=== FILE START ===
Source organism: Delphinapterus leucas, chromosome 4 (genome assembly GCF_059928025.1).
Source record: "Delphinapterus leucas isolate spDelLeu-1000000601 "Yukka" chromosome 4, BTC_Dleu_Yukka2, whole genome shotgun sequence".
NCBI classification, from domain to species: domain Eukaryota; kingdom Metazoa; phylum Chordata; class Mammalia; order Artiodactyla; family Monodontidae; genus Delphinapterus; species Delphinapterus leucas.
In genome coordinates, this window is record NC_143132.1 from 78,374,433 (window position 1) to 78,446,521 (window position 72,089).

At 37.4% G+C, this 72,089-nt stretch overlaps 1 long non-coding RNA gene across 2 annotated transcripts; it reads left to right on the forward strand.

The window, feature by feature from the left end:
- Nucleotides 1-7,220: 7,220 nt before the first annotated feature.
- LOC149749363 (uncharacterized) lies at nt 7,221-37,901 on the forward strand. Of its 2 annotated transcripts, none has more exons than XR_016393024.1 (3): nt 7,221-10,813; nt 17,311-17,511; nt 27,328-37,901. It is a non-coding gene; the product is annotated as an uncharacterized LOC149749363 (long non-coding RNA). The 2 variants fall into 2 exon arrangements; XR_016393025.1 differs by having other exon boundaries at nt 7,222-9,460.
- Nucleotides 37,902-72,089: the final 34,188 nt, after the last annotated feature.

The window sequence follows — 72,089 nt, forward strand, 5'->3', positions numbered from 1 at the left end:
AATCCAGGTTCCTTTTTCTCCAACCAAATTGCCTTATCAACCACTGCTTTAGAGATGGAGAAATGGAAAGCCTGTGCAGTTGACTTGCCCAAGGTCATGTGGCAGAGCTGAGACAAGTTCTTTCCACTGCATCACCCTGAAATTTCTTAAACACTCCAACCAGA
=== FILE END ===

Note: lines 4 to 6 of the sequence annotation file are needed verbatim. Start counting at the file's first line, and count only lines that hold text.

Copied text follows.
In genome coordinates, this window is record NC_143132.1 from 78,374,433 (window position 1) to 78,446,521 (window position 72,089).

At 37.4% G+C, this 72,089-nt stretch overlaps 1 long non-coding RNA gene across 2 annotated transcripts; it reads left to right on the forward strand.

The window, feature by feature from the left end: